and hepatica.
Hepatica blooming at Cedar Creek Park, 12 April 2014 (photo by Kate St. John)


This morning the temperature is dropping fast.  It was 65oF at 5:00am and has already fallen to 47oF as I write.

Tomorrow’s prediction: 21oF at dawn. This will surely ruin the flowers.

It was fun while it lasted.


(photos by Kate St. John)

One response so far

Mar 23 2014

A Brief Appearance

Published by under Phenology,Plants

Crocuses blooming at Phipps outdoor garden, 22 Mar2014 (photo by Kate St. John)

At last the crocuses are (or rather… were) blooming in Pittsburgh, though not in my yard.

Yesterday was a sunny and breezy day with a high of 50F.  I took a long walk in Schenley Park and found nothing blooming except a small selection of snowdrops and crocuses at Phipps Conservatory’s outdoor garden.

Today it has already snowed a little, tonight will be 15F and the cold will continue through Tuesday so these flowers won’t last.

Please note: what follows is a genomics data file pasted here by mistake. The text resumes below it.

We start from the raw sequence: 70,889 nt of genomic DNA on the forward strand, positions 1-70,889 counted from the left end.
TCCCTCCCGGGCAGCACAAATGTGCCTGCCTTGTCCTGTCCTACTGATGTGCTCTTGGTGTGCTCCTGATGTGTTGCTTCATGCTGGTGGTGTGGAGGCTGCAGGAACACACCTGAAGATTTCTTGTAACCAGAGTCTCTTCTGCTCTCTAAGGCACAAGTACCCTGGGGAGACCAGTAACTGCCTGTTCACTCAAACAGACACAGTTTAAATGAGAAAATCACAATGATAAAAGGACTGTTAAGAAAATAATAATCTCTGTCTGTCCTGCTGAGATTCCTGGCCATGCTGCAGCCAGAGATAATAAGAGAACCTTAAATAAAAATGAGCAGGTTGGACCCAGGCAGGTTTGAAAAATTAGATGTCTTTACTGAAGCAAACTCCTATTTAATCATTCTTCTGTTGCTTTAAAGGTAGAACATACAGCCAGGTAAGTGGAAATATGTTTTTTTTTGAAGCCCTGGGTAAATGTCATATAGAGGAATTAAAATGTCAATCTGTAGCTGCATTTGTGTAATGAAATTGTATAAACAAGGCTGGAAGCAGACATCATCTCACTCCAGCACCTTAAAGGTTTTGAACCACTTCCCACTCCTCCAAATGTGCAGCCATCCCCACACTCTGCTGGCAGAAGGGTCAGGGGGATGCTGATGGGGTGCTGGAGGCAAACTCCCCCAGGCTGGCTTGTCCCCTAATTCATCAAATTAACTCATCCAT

If you want to see spring in all its glory visit the Spring Flower Show, indoors at Phipps Conservatory.  Theirs are the only flowers that have put in more than a brief appearance.


(photo by Kate St. John)

2 responses so far

Jan 16 2014

The Largest Living Organism

Published by under Plants,Trees

Armillaria ostoyae (photo from Wikimedia Commons)

On my way to somewhere else I found…

It’s hard to believe these mushrooms represent the largest living organism but they’re the outward and visible sign of a subterranean and sub-bark network.

The network can be quite large, as described here on Wikipedia:  “The largest living fungus may be a honey fungus of the species Armillaria ostoyae [now called Armillaria solidipes].  A mushroom of this type in the Malheur National Forest in the Blue Mountains of eastern Oregon was found to be the largest fungal colony in the world, spanning 8.9 km² (2,200 acres) [and] estimated to be 2,400 years old.  … If this colony is considered a single organism, then it is the largest known organism in the world by area.”